“The lingering image of this production comes in the deep, dank and sulfurous mine where Alberich brutally drives his slaves to hew rock and forge gold. The workers are played by a roster of some 50 mostly minority children, large and small, with tattered clothing and sooty faces. Evoking the history of slavery in America is the idea, but the image of child labor, which remains an international outrage, is what came through for me.”
— Anthony Tommasini, The New York Times
“Washington National Opera launches its new production of Wagner’s Ring cycle tonight with the first performance of Das Rheingold, the prelude to the four-part epic. The WNO’s staging, a co-production with San Francisco Opera, is directed by Francesca Zambello, with sets by Michael Yeargan and costumes by Anita Yavich.
“In December, Zambello said that she and WNO general director Plácido Domingo had conceived her production as an “American Ring,” with imagery drawn from the “American history, mythology, iconography, and landscape.” In costumes sketches, the goddess Erda is depicted as a Native American woman; Wotan wears a stylish, sharp-creased suit and an eye patch.”
— Ben Mattison, Playbill Arts
Royal Opera 2006-7 Season Preview: Francesca Zambello to Direct The Queen of Spades
“The Royal Opera’s 2006-7 season looks like one of its strongest since reopening…
One of the most rewarding revivals of the season will surely be Tchaikovsky’s The Queen of Spades from November 11. Francesa Zambello’s production is full of the psychological insights that this work requires, and the strong cast includes Vladimir Galouzine (Hermann), Gerald Finley (Yeletsky), Katarina Dalayman (Liza) and Larissa Diadkova (Countess).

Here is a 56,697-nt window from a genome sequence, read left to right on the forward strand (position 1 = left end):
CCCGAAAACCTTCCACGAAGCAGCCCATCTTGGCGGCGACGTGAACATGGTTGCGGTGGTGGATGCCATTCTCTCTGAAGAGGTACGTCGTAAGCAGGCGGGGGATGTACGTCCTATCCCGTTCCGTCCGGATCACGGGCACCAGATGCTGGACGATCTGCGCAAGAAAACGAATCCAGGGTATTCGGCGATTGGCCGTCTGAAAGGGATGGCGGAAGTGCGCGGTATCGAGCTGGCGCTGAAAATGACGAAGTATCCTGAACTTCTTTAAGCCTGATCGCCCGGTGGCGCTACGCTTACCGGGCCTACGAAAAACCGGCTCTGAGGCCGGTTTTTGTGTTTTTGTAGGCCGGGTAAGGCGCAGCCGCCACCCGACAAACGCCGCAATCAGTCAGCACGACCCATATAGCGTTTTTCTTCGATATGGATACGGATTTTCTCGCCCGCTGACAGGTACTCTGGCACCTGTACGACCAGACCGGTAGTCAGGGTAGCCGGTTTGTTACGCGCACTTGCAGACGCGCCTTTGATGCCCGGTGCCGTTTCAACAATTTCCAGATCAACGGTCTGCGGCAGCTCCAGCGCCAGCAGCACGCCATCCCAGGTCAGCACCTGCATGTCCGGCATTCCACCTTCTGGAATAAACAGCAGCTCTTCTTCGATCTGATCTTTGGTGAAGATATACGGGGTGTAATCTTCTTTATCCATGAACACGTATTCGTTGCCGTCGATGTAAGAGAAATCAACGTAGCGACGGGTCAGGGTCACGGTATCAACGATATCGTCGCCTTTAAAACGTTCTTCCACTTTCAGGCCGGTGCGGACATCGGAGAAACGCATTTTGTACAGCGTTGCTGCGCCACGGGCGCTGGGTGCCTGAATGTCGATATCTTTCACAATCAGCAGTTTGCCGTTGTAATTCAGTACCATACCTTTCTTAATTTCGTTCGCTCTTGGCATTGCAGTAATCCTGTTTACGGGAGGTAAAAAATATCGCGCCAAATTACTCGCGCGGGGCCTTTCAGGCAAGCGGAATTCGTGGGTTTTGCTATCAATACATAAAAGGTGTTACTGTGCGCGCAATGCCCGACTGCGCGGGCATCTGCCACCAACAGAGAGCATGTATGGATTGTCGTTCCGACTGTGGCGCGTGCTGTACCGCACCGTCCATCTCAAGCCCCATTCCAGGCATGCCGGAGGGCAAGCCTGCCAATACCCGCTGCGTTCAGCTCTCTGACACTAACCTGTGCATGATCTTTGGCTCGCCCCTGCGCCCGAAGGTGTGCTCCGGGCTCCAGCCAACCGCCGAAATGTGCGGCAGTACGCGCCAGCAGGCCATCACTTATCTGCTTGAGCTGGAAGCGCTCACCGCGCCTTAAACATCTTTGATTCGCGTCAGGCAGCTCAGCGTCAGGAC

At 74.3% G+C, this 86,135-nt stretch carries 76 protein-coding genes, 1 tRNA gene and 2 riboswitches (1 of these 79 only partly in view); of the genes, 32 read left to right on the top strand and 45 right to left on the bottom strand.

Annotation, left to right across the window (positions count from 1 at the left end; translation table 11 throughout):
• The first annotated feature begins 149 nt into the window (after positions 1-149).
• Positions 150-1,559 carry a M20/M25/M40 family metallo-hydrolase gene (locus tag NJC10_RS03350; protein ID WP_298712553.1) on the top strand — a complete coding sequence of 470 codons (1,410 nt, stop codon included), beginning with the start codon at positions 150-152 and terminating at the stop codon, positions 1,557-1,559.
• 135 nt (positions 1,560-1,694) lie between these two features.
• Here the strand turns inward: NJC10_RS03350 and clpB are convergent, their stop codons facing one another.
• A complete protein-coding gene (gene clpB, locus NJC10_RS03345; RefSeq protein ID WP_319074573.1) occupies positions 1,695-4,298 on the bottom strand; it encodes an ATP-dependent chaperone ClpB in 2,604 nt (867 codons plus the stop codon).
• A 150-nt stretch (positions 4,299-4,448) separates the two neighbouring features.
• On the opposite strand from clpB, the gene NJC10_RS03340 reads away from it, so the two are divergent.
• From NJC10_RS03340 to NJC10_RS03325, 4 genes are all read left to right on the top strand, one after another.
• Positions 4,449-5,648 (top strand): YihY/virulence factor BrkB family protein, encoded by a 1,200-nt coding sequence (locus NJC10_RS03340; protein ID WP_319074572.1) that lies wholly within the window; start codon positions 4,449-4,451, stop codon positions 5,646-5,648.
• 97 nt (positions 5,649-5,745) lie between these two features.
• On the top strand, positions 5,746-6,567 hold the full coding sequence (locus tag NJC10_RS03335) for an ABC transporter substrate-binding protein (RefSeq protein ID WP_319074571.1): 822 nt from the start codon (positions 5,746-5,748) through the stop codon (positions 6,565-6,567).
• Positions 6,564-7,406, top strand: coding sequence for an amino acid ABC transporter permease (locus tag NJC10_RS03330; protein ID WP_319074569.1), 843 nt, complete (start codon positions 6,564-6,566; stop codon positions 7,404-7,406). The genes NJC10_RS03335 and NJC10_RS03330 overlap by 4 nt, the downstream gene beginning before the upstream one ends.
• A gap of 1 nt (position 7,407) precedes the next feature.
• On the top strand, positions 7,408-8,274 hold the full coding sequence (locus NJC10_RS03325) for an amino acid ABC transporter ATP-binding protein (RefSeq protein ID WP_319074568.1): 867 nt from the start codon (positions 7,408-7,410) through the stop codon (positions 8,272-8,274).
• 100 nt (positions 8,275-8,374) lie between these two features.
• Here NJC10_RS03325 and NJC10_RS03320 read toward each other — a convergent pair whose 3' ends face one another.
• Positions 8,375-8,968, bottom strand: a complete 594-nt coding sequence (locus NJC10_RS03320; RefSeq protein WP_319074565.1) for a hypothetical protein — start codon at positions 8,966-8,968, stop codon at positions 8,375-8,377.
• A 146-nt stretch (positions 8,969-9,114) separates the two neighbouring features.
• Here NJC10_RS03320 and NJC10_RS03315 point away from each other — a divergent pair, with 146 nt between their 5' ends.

“Francesco Zambello’s production of Don Giovanni returns from June 11. Erwin Schrott follows up his recent Figaro by playing the Don; Anna Netrebko (the only good thing about the last revival) is Donna Anna, and veteran Robert Lloyd returns as the Commendatore. Ivor Bolton returns to conduct, after a long absence from the House.”
For more information, see the Royal Opera House website.
Francesca Zambello Appointed Artistic Adviser for San Francisco Opera
David Gockley, General Director of San Francisco Opera, announced in a press release dated January 11, 2006, that “renowned American stage director Francesca Zambello will join his creative team as artistic adviser. Ms. Zambello made her North American stage debut in collaboration with Mr. Gockley for Houston Grand Opera’s 1984 production of Fidelio. Ms. Zambello has also had a lengthy association with San Francisco Opera, having directed eight productions [there] in over two decades. Her production of Tristan und Isolde will be featured during the 2006-07 Season. In her new role with the Company, Ms. Zambello will assist in identifying new talent, help to ensure the highest quality of stage production, and work to broaden audiences for opera.”
For more information, see the San Francisco Opera website.